Why We Should Read Frances Power Cobbe as a Philosopher – Guest Blog by Alison Stone

Until recently, women were systematically excluded from the history of philosophy – so systematically that it used to be assumed that there were no women philosophers in the past. Women have even been left out of the canon when they were famous in their own times. The Anglo-Irish philosopher Frances Power Cobbe (1822–1904) is aContinue reading “Why We Should Read Frances Power Cobbe as a Philosopher – Guest Blog by Alison Stone”

Poems in Günderrode’s Notebooks & Their Sources

Supplementary information and corrections to published scholarship on the sources for poems transcribed in Günderrode’s notebooks. This is a resource for scholars working on Günderrode’s notes and unpublished writings. Günderrode left numerous notes from her studies on a range of subjects, including philosophy, chemistry, Latin, metrics, physiognomy, ancient history and religions from across the world.Continue reading “Poems in Günderrode’s Notebooks & Their Sources”

Karoline von Günderrode, “Antiquity, and Modernity”

This unfinished poem by Günderrode contrasts faith and reason; an enchanted world with a safer but less inspiring world of science. The piece has parallels to Novalis’ “Christendom, or Europa,” although it was very likely written before Novalis’ text was published. It is interesting in part because of its consideration of themes that appear inContinue reading “Karoline von Günderrode, “Antiquity, and Modernity””

Karoline von Günderrode, “Musa”

This little-read short story by Günderrode is loosely based on the events of the 15th century Ottoman Interregnum. The story contains typical Günderrodean themes of friendship and betrayal, as well as the limits of the rightful use of power and the nature of tyranny. The piece also showcases Günderrode’s interest in epic stories and theContinue reading “Karoline von Günderrode, “Musa””

Why We Should Read Günderrode as a Philosopher

The question of why we should read Karoline von Günderrode (1780-1806) as a philosopher is only a specific instance of the question about the value of studying historical women’s writing in general for its philosophical contributions. The discipline of philosophy, as it is carried out in academic institutions in the west, has historically tended toContinue reading “Why We Should Read Günderrode as a Philosopher”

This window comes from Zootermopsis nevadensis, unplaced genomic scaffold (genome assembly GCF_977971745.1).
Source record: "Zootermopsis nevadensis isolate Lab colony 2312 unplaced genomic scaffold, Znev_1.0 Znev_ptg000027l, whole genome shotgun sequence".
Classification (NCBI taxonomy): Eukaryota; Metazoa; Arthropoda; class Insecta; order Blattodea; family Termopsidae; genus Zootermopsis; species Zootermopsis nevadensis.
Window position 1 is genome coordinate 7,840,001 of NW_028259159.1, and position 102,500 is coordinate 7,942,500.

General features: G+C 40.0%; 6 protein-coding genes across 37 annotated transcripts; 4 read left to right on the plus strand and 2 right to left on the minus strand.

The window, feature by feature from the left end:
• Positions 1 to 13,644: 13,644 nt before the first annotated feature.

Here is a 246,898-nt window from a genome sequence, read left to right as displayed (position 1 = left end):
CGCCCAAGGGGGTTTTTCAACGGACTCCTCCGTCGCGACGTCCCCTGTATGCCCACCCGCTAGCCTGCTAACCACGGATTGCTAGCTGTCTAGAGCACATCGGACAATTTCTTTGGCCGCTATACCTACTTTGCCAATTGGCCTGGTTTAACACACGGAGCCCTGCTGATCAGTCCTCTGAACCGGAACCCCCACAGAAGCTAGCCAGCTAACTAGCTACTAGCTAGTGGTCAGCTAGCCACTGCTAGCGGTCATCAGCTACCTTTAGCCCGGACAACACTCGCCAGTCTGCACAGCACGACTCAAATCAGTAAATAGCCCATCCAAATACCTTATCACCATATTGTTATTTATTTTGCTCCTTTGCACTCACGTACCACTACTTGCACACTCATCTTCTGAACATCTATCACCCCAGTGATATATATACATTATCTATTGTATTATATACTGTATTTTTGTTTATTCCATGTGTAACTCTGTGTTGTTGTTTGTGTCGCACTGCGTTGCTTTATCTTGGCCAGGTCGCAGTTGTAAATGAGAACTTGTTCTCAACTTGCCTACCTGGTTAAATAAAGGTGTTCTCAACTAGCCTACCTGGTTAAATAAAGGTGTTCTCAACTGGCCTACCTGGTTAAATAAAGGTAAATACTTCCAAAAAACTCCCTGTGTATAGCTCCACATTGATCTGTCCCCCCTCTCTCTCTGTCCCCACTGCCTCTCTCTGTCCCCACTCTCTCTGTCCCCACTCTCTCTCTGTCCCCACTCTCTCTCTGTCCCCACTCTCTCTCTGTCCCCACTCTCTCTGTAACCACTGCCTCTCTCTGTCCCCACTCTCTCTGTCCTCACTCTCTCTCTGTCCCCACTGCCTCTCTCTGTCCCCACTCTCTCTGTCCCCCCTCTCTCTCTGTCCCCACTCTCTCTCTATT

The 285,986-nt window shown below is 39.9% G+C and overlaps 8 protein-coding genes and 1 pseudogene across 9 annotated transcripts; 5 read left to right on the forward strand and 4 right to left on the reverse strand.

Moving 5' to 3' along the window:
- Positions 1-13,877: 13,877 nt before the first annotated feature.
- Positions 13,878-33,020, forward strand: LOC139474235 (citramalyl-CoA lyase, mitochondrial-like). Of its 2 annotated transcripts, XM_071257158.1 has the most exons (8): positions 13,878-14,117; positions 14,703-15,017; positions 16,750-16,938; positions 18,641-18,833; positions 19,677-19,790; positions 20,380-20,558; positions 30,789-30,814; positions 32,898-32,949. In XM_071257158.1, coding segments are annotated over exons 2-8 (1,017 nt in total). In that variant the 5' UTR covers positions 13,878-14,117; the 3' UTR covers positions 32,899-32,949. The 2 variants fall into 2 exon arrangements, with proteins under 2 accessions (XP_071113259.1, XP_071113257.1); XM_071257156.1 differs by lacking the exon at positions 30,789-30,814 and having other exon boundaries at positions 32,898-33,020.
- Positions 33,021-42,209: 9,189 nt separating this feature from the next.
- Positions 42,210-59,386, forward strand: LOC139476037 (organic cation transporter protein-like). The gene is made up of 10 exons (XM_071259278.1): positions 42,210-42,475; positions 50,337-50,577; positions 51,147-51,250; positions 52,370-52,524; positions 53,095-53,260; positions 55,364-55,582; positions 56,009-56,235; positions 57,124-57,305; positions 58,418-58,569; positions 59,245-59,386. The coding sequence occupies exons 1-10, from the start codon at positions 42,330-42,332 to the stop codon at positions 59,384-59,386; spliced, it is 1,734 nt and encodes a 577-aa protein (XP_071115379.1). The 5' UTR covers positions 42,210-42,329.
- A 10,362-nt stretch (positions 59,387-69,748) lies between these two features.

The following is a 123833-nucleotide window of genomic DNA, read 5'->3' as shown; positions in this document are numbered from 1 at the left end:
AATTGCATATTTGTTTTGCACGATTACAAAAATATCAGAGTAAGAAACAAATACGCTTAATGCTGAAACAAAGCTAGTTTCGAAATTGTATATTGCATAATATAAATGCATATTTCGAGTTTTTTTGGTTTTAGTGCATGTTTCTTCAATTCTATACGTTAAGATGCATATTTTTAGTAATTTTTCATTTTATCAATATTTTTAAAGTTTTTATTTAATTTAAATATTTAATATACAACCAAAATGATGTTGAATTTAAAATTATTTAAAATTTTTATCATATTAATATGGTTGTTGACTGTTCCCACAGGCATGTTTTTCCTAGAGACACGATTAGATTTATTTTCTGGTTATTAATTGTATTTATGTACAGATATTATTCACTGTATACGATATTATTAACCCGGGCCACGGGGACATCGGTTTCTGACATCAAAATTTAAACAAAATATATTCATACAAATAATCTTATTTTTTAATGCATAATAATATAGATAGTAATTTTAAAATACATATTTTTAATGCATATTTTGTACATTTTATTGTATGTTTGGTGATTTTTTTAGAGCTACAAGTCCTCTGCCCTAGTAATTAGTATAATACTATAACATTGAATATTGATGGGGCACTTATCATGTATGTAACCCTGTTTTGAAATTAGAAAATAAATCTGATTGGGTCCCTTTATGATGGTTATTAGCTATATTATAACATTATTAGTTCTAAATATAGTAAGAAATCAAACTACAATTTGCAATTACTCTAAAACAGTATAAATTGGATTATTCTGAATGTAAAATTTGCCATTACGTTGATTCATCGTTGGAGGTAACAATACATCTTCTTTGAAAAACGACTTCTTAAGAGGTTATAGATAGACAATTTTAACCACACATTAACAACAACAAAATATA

Karoline von Günderrode, “The Apparition”

Karoline von Günderrode’s “The Apparition” is a ghost story dealing with betrayal and regret, as well as two of Günderrode’s trademark themes: connections between the living and the dead, and the search for knowledge. The piece appeared in Poems and Fantasies: Günderrode’s first, 1804 collection of poetry, short stories, dialogues and Lesedramen (“closet dramas,” orContinue reading “Karoline von Günderrode, “The Apparition””

Why I Don’t Want to Talk About Günderrode’s Suicide

Karoline von Günderrode killed herself on 26 July 1806, after receiving a letter from the married Georg Friedrich Creuzer ending their affair. This event, and its spectacular circumstances (she stabbed herself in the heart with a silver dagger, on the banks of the Rhine, leaving a poem and a blood-stained handkerchief as a “pledge” forContinue reading “Why I Don’t Want to Talk About Günderrode’s Suicide”

Philosophy and Genre

Philosophy has always been practiced in a wide variety of genres, both written and spoken. In philosophy programs in the west, we’re often trained to look for philosophy in specific types of writing: structured prose passages that make arguments in an explicit and logical form. But this is not the only way philosophy is done.Continue reading “Philosophy and Genre”